The five day intensive course provided the participants with opportunities for understanding critical issues of nonproliferation, arms control, peaceful uses of nuclear energy, nuclear security and safety and new tools for monitoring nuclear proliferation in nuclear weapon states and discouragement of proliferation in non nuclear weapon states.

The course participants were widely diverse. There were about 30 participants from 14 African countries: Malawi, Kenya, Cameroun, South Africa, Tanzania, DR Congo, Uganda, Ethiopia, Zambia, Ghana, Zimbabwe, Nigeria, Egypt, Morocco and two facilitators/resource persons from Burkina Faso and Togo in the persons of Honorine Bonkoungou and Yabouri Anselme.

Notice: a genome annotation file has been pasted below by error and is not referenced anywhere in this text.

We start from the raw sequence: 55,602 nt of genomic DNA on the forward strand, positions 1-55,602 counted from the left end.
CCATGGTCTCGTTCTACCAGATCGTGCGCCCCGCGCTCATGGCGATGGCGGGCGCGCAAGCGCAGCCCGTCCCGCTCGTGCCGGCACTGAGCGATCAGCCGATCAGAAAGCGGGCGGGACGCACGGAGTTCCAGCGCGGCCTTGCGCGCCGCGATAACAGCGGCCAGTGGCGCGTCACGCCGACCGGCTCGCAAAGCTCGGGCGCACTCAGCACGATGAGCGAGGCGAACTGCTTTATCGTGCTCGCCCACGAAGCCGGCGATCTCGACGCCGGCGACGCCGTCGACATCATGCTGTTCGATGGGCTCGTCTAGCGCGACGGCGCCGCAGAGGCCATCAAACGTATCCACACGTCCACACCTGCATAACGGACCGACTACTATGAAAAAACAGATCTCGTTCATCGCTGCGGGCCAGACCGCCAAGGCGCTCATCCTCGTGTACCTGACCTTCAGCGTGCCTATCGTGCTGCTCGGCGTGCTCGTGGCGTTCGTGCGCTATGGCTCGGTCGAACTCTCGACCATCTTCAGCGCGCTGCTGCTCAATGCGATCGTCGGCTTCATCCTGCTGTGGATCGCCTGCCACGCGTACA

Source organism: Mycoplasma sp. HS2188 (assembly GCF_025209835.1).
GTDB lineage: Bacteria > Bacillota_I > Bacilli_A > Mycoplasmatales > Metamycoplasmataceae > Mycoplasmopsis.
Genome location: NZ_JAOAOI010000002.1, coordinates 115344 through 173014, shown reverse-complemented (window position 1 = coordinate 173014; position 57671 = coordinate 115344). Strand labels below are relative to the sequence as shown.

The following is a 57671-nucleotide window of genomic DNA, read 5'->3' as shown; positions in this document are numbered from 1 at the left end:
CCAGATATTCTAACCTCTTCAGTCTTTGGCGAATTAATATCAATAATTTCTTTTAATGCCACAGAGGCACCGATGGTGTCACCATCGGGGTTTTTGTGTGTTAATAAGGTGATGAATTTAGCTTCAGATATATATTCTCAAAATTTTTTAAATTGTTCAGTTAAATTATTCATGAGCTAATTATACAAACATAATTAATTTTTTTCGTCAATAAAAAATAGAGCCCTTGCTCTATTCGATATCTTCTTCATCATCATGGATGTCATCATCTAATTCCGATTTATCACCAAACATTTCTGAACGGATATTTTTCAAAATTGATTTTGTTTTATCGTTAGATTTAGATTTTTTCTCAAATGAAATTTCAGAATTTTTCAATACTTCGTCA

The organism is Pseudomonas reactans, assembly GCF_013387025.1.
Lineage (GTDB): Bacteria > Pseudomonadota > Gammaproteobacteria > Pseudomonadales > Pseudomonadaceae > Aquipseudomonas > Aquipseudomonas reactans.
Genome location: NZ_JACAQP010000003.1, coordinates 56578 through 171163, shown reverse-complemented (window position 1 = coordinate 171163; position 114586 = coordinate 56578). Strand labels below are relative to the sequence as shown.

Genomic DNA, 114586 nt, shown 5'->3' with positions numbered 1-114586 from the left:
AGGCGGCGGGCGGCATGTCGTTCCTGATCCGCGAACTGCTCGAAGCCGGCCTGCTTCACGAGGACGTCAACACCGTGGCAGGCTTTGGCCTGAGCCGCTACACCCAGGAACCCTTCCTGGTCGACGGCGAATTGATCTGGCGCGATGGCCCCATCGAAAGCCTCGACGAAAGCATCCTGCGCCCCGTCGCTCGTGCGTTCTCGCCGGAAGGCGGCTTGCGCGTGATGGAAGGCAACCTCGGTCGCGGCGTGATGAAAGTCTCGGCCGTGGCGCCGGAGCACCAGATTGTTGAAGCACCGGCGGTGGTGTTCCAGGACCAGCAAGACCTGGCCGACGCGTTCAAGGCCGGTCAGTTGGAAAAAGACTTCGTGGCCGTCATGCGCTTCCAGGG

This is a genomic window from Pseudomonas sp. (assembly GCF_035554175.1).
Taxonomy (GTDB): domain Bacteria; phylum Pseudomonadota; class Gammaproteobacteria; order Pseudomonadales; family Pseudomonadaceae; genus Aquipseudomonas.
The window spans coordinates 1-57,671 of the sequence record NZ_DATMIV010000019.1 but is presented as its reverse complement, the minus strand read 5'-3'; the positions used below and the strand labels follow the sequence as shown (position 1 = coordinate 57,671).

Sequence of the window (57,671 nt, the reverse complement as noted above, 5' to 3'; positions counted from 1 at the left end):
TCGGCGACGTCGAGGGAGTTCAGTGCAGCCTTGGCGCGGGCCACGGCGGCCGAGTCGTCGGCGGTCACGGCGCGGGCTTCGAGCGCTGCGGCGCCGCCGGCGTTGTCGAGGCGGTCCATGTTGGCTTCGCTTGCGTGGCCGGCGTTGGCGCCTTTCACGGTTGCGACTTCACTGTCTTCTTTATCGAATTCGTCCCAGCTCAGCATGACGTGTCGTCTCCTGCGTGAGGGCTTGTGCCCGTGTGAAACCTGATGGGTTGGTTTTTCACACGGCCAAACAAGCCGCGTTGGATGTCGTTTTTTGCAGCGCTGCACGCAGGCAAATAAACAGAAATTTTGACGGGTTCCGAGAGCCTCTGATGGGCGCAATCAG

There were five participants from Nigeria, which included myself; Bayero University, Kano, Nneka Elizabeth Edward, Senior Scientific Officer, Center for Nuclear Energy Studies, University of Port Harcourt, Nigeria Atomic Energy Commission, Hauwa’u Kulu Shu’aibu, Department of Physics, Nigeria Defence Academy, Kaduna, Olaide Temitope Abiona, Nigeria Nuclear Regulatory Authority, Abuja and Echeche Onuh, Department of Physics, Ahmadu Bello University, Zaria.

Nigerian participants: Standing L-R, Hauwa’u Kulu Shuaibu, Olaide Temitope Abiona, Rabia Salihu Sa’id.
Squating L-R: Echeche Onuh, Nneka Elizabeth Edward

The welcome dinner took place on the 10 February. The welcome address was given jointly by Dr. Hubert K. Foy; Director, AFRICSIS and Elena Sokova; Deputy Director, CNS and keynote address by Ambassador Bonnie Jenkins; founder of Women of Color Advancing Peace and Security (WCAPS).